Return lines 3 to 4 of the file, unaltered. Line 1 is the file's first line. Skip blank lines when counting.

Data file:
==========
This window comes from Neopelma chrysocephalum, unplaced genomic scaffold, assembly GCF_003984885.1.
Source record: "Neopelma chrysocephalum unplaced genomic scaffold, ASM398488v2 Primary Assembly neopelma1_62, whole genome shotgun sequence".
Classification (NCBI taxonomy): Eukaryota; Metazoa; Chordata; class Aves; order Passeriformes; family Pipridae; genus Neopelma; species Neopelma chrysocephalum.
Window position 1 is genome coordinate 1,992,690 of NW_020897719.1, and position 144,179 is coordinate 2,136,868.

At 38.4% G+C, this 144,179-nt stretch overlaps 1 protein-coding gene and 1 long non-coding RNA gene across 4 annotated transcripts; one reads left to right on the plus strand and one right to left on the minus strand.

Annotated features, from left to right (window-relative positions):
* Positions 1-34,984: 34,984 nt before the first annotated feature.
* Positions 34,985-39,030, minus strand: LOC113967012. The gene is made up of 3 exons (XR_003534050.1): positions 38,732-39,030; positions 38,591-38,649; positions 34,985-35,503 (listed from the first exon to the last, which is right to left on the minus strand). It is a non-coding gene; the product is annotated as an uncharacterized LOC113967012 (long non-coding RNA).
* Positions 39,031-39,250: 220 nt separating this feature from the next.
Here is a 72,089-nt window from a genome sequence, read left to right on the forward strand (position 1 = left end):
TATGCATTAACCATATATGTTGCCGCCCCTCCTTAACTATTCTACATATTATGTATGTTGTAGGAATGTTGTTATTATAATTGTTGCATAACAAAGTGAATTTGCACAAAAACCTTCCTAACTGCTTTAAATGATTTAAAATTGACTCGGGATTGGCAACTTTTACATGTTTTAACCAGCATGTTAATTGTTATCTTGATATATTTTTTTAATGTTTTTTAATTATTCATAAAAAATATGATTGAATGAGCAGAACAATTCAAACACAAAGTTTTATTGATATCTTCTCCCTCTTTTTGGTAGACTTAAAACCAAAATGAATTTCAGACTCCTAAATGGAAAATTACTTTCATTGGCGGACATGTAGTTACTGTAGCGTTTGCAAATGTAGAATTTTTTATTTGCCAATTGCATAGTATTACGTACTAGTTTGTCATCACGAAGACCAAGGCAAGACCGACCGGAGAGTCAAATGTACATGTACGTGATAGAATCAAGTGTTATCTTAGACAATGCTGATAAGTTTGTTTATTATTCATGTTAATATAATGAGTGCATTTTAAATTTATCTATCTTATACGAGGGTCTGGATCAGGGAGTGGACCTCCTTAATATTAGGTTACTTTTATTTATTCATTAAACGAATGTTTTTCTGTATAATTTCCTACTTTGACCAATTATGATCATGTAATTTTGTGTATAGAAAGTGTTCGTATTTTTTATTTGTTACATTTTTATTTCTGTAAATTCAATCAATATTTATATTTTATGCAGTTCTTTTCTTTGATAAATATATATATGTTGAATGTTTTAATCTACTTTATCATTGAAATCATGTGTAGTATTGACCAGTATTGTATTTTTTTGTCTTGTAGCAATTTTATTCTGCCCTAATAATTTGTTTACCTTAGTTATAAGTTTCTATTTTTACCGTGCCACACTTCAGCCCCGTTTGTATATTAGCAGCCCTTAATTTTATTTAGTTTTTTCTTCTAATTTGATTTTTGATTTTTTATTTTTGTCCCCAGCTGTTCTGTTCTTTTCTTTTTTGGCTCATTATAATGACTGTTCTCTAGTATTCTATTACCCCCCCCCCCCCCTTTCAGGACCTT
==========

Classification (NCBI taxonomy): Eukaryota; Metazoa; Chordata; class Aves; order Passeriformes; family Pipridae; genus Neopelma; species Neopelma chrysocephalum.
Window position 1 is genome coordinate 1,992,690 of NW_020897719.1, and position 144,179 is coordinate 2,136,868.